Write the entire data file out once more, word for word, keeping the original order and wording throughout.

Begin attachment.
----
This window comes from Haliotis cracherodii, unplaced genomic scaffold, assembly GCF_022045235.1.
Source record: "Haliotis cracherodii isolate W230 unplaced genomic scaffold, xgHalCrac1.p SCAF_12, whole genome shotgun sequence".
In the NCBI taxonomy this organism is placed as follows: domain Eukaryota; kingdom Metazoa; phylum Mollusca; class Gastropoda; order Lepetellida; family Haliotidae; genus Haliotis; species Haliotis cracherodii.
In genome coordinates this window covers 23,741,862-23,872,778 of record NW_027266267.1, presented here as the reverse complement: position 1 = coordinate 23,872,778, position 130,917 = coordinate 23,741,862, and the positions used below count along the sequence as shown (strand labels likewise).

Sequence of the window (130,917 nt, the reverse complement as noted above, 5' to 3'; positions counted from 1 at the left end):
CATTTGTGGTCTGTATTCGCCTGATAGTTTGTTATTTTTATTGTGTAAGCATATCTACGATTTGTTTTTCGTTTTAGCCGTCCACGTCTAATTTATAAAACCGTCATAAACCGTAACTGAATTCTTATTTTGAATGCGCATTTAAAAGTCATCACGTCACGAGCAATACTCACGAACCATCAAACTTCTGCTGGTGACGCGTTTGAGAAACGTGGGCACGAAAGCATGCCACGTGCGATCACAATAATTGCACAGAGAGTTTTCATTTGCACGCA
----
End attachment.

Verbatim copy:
This window comes from Haliotis cracherodii, unplaced genomic scaffold, assembly GCF_022045235.1.
Source record: "Haliotis cracherodii isolate W230 unplaced genomic scaffold, xgHalCrac1.p SCAF_12, whole genome shotgun sequence".
In the NCBI taxonomy this organism is placed as follows: domain Eukaryota; kingdom Metazoa; phylum Mollusca; class Gastropoda; order Lepetellida; family Haliotidae; genus Haliotis; species Haliotis cracherodii.
In genome coordinates this window covers 23,741,862-23,872,778 of record NW_027266267.1, presented here as the reverse complement: position 1 = coordinate 23,872,778, position 130,917 = coordinate 23,741,862, and the positions used below count along the sequence as shown (strand labels likewise).

Sequence of the window (130,917 nt, the reverse complement as noted above, 5' to 3'; positions counted from 1 at the left end):
CATTTGTGGTCTGTATTCGCCTGATAGTTTGTTATTTTTATTGTGTAAGCATATCTACGATTTGTTTTTCGTTTTAGCCGTCCACGTCTAATTTATAAAACCGTCATAAACCGTAACTGAATTCTTATTTTGAATGCGCATTTAAAAGTCATCACGTCACGAGCAATACTCACGAACCATCAAACTTCTGCTGGTGACGCGTTTGAGAAACGTGGGCACGAAAGCATGCCACGTGCGATCACAATAATTGCACAGAGAGTTTTCATTTGCACGCA